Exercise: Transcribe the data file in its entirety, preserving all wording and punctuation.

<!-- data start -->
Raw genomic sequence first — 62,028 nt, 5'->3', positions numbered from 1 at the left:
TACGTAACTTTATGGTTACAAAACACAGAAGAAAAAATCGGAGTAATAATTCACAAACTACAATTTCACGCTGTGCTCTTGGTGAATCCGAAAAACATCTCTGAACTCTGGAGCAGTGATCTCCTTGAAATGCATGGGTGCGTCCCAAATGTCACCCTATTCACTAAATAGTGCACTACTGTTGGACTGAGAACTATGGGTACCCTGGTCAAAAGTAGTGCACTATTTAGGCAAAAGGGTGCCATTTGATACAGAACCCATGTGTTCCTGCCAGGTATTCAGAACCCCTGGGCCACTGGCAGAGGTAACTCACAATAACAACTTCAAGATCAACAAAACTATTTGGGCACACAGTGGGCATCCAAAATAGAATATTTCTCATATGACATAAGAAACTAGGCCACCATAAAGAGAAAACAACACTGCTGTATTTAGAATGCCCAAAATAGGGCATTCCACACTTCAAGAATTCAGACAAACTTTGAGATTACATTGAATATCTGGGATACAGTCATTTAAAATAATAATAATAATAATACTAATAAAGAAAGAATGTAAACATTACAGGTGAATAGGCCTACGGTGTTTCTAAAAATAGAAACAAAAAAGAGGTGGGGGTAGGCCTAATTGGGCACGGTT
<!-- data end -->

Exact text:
Raw genomic sequence first — 62,028 nt, 5'->3', positions numbered from 1 at the left:
TACGTAACTTTATGGTTACAAAACACAGAAGAAAAAATCGGAGTAATAATTCACAAACTACAATTTCACGCTGTGCTCTTGGTGAATCCGAAAAACATCTCTGAACTCTGGAGCAGTGATCTCCTTGAAATGCATGGGTGCGTCCCAAATGTCACCCTATTCACTAAATAGTGCACTACTGTTGGACTGAGAACTATGGGTACCCTGGTCAAAAGTAGTGCACTATTTAGGCAAAAGGGTGCCATTTGATACAGAACCCATGTGTTCCTGCCAGGTATTCAGAACCCCTGGGCCACTGGCAGAGGTAACTCACAATAACAACTTCAAGATCAACAAAACTATTTGGGCACACAGTGGGCATCCAAAATAGAATATTTCTCATATGACATAAGAAACTAGGCCACCATAAAGAGAAAACAACACTGCTGTATTTAGAATGCCCAAAATAGGGCATTCCACACTTCAAGAATTCAGACAAACTTTGAGATTACATTGAATATCTGGGATACAGTCATTTAAAATAATAATAATAATAATACTAATAAAGAAAGAATGTAAACATTACAGGTGAATAGGCCTACGGTGTTTCTAAAAATAGAAACAAAAAAGAGGTGGGGGTAGGCCTAATTGGGCACGGTT